The hammock arrived a few weeks ago, but I placed it on the back-burner for a while. It would take me half a day trying to make it to two trees where I could set it up. Then there’s no way I could climb in with a walker and brace at the moment.

The Torrid is manufactured from 70D Zeta material and comes with two 3m lengths of 7/64D AMSTEEL rope. I own a ENO Double Nest Hammock that I suspend using an atlas system but its taken me three weeks of research to catch up on the current hanging methods, trying to figure out how to use Amsteel rope. Its been a long time since I went hammock camping.

stitching looks great

There are essentially 5 ways of hanging hammocks and probably many more – daisy chain webbing, descender rings and tree straps, becket hitch and J knots, lash knot, cinch buckles and webbing, ucrs and whoopie slings, marlin spike and toggles.

In the video below reviewing the Torrid they use a cinch buckle, continuous loop and whoppie sling set up. If I planed on using this hammock full time I would use tree straps and a cinch buckle however Im trying to keep it minimalistic and try to use the components it came with and no hardware.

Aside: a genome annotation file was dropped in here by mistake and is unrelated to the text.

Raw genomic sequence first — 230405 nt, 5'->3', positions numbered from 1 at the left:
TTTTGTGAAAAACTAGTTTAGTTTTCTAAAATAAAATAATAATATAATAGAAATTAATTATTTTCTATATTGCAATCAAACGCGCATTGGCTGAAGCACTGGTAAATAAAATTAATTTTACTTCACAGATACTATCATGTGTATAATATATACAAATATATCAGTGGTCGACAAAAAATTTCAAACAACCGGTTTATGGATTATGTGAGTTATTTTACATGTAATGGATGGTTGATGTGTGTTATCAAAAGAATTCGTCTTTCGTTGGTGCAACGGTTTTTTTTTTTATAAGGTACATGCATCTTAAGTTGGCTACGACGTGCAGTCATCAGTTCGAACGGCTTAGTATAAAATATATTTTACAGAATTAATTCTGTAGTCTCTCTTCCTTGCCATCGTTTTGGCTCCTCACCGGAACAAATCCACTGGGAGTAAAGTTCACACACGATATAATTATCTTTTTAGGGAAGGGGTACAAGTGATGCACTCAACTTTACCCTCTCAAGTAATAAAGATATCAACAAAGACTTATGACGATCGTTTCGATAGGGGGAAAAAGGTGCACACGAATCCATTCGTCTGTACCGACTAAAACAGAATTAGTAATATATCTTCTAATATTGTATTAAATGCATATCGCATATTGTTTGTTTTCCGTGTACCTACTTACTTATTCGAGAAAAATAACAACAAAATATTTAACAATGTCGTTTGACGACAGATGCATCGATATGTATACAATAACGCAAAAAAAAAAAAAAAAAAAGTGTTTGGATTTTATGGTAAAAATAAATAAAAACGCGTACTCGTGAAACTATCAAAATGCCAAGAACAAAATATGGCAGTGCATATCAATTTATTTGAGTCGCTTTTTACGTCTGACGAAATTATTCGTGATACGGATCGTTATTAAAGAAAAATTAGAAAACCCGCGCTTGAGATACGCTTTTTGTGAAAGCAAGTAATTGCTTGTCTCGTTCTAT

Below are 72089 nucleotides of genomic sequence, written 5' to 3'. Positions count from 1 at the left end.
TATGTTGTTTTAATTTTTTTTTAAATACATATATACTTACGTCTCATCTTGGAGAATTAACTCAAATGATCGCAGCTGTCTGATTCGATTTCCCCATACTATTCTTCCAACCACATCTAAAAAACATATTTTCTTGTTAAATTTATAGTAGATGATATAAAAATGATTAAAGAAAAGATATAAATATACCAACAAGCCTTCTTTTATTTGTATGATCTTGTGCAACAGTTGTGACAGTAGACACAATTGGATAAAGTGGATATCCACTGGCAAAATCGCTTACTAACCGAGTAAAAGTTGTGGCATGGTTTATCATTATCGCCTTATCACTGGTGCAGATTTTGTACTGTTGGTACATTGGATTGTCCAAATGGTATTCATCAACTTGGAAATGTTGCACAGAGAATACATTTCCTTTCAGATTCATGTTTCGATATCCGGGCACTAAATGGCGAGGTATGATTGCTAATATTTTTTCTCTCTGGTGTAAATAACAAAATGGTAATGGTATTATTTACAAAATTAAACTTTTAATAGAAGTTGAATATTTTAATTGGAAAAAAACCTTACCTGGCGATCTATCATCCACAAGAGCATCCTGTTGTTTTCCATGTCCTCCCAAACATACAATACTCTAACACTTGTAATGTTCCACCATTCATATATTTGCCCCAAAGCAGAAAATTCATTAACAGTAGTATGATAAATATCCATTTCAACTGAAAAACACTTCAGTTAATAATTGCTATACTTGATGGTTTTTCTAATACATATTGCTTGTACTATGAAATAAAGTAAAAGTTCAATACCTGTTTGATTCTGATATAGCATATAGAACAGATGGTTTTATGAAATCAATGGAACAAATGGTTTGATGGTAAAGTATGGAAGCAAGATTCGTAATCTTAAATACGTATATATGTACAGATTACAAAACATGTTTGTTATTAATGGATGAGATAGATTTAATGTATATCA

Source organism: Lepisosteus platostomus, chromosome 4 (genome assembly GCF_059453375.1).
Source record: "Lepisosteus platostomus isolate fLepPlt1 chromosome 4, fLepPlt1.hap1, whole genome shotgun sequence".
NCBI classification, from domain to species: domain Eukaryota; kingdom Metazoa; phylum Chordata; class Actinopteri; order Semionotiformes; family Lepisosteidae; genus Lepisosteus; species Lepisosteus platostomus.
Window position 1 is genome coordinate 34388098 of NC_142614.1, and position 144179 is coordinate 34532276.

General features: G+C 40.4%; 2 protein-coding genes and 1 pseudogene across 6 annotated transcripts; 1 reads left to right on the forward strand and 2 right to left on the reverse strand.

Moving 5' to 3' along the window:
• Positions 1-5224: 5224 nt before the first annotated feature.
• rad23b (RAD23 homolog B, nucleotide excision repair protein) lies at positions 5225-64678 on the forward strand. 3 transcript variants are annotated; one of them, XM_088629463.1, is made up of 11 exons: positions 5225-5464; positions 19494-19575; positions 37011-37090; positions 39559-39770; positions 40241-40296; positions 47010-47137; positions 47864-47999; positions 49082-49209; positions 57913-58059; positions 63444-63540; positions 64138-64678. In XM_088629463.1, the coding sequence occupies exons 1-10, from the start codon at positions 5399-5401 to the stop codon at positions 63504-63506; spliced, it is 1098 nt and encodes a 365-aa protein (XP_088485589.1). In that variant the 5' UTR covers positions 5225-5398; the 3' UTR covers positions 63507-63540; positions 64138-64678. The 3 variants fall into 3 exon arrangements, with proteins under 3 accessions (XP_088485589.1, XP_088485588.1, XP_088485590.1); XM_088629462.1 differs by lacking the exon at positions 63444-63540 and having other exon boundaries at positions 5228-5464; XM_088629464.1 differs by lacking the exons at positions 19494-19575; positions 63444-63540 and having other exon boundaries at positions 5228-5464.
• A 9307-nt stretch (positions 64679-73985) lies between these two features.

Therefore ill be testing it out using a no hardware and a knots only hanging system with timber hitch and Siberian hitches.. It was purchased primarily for a lightweight sleep option for in my GHB.

Whoppie Sling Explained

Hammock Knots – Timber Hitch and Siberian Hitch

Whoopie Slings

Atlas Strap Suspension System

Cinch Buckles

Sord Torrid Hammock